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The Euclidean Algorithm

If you have two whole numbers, a and b, sometimes you'd like to find the largest number that divides evenly into both of them. That number is called the greatest common divisor, or GCD, and is usually written in symbolic form as (a,b). What the Euclidean algorithm is is an efficient way of finding GCDs.

  1. Divide a by b to get a quotient q and remainder r.
  2. If r = 0, the answer is b.
  3. If not, start over, using b and r in place of a and b.

That's the most explicit example of a program yet! To see how it works, let's try a = 1309 and b = 2387.

abqr
1309238701309
2387130911078
130910781231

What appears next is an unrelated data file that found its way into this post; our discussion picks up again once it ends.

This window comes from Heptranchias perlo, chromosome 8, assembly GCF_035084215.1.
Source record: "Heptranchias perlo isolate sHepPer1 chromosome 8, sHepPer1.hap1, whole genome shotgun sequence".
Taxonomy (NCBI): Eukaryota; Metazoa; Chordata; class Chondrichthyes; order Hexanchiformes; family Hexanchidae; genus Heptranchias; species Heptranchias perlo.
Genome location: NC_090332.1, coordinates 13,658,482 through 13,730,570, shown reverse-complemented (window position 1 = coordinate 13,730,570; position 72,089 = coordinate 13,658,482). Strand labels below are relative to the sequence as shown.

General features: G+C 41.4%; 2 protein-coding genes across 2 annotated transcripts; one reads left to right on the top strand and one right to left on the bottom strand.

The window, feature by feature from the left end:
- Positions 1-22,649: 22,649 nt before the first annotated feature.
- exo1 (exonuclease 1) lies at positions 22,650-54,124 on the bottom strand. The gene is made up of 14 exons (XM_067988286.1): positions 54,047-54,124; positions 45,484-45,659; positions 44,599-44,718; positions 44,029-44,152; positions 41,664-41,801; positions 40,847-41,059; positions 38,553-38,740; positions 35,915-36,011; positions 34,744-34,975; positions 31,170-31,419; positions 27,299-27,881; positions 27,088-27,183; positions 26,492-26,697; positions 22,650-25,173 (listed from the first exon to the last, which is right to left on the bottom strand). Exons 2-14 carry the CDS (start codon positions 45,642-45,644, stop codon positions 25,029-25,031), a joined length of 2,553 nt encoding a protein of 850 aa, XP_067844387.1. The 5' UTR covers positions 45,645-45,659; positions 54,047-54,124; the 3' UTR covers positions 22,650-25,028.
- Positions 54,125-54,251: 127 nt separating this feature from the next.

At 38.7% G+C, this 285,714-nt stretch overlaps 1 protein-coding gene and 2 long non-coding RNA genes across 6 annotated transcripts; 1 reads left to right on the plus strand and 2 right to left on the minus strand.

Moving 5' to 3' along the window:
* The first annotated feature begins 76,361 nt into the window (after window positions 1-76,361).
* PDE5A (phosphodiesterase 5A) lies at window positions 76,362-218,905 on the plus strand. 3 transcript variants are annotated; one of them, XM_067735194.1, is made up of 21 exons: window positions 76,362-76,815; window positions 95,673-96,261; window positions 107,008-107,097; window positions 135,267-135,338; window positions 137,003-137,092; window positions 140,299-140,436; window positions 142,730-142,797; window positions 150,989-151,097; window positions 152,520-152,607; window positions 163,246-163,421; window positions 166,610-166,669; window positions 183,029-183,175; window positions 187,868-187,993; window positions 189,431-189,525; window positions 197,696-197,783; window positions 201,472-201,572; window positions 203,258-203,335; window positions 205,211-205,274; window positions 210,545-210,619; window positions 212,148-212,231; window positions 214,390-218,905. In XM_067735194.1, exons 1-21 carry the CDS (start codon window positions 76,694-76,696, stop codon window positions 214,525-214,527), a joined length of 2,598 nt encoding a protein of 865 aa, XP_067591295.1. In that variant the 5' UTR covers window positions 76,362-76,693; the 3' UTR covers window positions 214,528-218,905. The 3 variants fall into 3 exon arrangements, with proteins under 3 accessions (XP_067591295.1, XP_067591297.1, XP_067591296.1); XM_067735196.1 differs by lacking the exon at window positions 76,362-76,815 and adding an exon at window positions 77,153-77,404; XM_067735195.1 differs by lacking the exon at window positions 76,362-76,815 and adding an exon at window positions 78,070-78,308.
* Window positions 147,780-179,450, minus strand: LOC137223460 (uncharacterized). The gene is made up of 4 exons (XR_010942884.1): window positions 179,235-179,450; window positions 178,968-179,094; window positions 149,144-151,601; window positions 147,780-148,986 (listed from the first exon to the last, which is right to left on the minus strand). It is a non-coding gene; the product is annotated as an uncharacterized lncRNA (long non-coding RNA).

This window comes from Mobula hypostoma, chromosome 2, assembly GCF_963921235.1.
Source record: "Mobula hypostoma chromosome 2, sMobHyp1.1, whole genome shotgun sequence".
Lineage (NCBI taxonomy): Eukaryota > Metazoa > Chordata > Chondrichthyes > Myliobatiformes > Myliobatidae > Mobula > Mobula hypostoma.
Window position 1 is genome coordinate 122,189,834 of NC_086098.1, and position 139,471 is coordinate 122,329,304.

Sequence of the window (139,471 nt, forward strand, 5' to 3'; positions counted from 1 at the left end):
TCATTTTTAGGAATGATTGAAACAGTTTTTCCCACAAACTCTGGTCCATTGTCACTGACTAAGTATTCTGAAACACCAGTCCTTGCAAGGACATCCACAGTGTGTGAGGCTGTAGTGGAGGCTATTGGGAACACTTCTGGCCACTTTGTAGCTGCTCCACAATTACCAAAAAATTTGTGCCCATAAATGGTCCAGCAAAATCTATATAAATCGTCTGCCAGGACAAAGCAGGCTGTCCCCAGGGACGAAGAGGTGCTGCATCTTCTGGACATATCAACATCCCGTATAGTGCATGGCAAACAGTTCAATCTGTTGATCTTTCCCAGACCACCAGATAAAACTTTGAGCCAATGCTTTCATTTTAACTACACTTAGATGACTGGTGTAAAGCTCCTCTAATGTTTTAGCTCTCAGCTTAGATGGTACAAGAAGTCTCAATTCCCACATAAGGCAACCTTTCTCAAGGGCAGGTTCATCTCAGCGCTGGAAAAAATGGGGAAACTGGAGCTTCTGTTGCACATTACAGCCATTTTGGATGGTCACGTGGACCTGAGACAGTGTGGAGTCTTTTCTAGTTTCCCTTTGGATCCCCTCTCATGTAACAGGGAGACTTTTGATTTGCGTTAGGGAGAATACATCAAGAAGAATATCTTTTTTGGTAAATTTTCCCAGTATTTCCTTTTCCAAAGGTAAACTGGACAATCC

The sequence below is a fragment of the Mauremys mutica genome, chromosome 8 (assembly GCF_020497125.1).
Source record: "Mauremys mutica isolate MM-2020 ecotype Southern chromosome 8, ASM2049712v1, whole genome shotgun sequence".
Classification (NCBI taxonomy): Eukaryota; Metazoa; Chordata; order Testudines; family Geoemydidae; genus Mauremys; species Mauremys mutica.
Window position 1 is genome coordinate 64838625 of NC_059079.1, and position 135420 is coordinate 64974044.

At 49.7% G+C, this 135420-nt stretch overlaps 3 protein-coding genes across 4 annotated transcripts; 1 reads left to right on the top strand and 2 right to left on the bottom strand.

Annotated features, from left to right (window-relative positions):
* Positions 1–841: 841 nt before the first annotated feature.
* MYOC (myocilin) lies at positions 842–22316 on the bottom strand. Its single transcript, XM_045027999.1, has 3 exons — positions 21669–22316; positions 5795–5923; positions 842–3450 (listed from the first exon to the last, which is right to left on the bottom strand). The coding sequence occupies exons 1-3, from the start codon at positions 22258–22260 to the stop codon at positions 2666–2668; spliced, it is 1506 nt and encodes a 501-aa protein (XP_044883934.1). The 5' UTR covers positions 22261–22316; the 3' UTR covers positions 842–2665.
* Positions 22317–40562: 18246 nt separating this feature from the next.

10782314154
231154177
1547720

So, there's the answer (1309,2387) = 77. By the way, that first step is kind of stupid, isn't it? Normally you'd avoid it by setting a to the larger number right at the start, but the algorithm works fine even if you don't.

What are GCDs good for? Well, they're pretty fundamental, so asking what they're good for is sort of like asking what addition is good for. Nevertheless, here are a few random things that come to mind.

  • If you have a fraction a/b, the GCD is exactly what you need to cancel to obtain lowest terms. With 1309/2387, for example, you can divide by 77 to get 17/31.
  • The case (a,b) = 1 is so important that there's special terminology for it: a and b are relatively prime.
  • The numbers relatively prime to n form a lovely group under multiplication mod n. I wrote about the structure of such groups in A Theorem on Finite Abelian Groups.
  • If n is relatively prime to 10, the decimal expansion of 1/n won't have any digits before the repeating part. For more about that, see Repeat Length.

 

  See Also

  Continued Fractions
  Next Block, The
  Twelve-Note Scale, The

@ November (2005)